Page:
Downtown Orono has a hidden gem that quite a few aren’t aware of. The Sydney B Rutherford Woods Walk Park is a gorgeous trail system directly behind the downtown area. It has 4 entrances into the forested park; a north trail head at the Main and Mill Street entrance, another one further south on Main Street across from the old bank. Another one at Station Street and a south trail entrance at the north end of Buttercup Hollow Park. It was named after Sidney B Rutherford who was born November 5, 1916, and was known as a passionate educator. After his death on Feb 15, 1992 his family and the community created this Woods Walk to honour his memory. Sidney was known for his love of nature and is the reason behind the creation of the Park. These trails are beautiful and peaceful with a calming effect that Sidney would appreciate.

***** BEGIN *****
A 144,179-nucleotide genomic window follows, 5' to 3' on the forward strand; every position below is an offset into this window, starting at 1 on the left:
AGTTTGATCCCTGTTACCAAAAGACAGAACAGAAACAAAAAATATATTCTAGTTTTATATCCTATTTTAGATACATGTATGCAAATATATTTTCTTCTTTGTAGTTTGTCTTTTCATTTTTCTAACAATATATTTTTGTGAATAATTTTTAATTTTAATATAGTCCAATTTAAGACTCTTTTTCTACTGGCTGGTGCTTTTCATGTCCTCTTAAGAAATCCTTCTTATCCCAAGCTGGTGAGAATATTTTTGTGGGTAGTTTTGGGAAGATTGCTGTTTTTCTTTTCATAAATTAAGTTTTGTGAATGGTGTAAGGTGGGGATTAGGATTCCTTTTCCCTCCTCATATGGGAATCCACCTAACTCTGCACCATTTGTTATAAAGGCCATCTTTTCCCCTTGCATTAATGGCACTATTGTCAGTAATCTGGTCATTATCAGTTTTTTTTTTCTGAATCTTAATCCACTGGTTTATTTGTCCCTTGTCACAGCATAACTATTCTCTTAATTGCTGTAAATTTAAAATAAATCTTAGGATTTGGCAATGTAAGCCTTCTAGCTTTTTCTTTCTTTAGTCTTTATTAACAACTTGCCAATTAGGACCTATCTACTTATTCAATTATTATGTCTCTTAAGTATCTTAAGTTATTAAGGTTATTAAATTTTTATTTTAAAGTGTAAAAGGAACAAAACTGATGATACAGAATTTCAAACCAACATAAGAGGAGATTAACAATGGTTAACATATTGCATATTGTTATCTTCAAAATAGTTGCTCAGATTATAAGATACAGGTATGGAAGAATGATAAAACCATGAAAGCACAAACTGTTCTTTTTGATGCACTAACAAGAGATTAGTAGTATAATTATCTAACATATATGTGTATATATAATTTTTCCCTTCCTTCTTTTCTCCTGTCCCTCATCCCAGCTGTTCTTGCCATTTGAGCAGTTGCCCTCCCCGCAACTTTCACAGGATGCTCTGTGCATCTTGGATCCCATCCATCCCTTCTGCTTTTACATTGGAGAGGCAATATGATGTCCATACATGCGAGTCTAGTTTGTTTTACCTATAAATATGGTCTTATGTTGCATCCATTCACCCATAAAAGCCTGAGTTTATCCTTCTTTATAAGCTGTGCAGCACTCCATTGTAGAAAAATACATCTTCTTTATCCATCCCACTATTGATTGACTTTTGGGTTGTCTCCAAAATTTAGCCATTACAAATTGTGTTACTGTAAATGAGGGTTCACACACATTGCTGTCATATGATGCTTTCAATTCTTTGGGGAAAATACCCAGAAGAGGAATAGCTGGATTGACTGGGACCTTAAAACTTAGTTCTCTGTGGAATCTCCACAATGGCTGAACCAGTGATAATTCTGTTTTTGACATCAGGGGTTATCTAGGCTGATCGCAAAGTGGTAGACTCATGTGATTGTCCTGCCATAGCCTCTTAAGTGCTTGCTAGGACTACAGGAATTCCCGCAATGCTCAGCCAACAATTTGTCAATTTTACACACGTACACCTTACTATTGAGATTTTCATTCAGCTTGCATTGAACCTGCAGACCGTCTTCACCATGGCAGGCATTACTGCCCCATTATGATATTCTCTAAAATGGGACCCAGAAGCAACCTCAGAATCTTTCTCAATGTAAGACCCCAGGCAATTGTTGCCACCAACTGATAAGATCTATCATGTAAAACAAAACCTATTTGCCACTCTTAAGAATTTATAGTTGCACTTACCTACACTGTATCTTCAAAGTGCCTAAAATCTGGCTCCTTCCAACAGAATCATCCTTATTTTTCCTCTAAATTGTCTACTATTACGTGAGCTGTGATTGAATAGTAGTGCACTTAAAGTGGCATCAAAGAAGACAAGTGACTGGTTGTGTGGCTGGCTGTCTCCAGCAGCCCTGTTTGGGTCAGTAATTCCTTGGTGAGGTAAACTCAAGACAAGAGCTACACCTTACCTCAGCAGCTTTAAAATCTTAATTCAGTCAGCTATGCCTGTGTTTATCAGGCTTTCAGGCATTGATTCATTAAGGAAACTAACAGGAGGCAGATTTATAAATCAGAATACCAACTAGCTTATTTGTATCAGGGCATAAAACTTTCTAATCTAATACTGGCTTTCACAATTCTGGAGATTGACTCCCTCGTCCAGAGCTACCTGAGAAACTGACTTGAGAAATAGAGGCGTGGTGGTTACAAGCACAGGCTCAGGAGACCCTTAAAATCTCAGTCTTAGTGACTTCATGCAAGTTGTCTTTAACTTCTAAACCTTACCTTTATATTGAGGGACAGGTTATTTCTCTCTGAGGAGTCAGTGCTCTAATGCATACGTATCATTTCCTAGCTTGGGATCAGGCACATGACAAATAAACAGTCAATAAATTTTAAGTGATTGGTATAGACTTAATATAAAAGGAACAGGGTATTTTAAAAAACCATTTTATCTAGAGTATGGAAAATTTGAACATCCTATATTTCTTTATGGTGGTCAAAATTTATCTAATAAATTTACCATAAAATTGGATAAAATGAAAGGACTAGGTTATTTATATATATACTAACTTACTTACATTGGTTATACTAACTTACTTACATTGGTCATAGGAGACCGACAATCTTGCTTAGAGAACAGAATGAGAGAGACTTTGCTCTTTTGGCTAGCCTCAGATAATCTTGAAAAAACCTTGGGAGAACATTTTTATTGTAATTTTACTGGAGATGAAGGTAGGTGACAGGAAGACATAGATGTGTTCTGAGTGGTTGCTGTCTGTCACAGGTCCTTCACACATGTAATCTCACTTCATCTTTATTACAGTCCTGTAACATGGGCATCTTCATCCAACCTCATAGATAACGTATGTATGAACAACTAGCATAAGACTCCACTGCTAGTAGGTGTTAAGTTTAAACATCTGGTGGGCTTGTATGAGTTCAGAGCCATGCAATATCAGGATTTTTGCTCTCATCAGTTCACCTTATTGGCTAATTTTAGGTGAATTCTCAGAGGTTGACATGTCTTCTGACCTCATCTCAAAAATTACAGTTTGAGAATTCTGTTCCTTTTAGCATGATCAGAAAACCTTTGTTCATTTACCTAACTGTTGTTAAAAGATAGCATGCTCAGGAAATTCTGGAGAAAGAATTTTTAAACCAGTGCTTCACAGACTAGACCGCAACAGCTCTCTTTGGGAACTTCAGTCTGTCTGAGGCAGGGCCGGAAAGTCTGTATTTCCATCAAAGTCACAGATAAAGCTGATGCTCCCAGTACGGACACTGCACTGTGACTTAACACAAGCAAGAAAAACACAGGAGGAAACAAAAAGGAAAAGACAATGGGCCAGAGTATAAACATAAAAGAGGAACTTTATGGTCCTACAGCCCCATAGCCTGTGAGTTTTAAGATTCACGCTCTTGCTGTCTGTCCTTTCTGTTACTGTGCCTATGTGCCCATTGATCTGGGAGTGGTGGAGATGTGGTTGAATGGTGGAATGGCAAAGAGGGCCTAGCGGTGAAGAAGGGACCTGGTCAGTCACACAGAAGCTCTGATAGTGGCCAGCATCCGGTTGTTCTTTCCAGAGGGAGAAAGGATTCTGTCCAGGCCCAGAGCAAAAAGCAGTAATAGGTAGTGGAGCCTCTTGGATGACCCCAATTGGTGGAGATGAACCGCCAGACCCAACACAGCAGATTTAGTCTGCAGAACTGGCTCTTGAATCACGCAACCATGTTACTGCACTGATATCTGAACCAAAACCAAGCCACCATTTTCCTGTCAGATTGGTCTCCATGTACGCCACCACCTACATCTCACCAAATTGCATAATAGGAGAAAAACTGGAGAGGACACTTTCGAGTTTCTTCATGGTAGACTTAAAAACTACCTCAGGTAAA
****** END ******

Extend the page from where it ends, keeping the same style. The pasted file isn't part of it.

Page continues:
If there is one thing that everyone knows about Orono it is our famous leaning water tower. Yep it is still leaning and not fallen over yet. It has appeared in Schitt’s Creek the TV show. It has been photographed from every possible angle and is a popular subject conversation between Oronoites.
As the story goes, the tower had been declared an historical structure years ago, but the town couldn’t afford to fix it. So, they can’t knock it down, and they can’t fix it up.
We will update this story when we here more about its history and when it was built/in use.
So if you are in Orono be sure to get a pic with one of Orono’s biggest attractions.
This memorial was constructed on November 10, 1957, in memory of First and Second World War veterans. The site was later re-landscaped by the Orono Horticultural Society and Royal Canadian Legion, Branch 178, of Bowmanville, Ontario.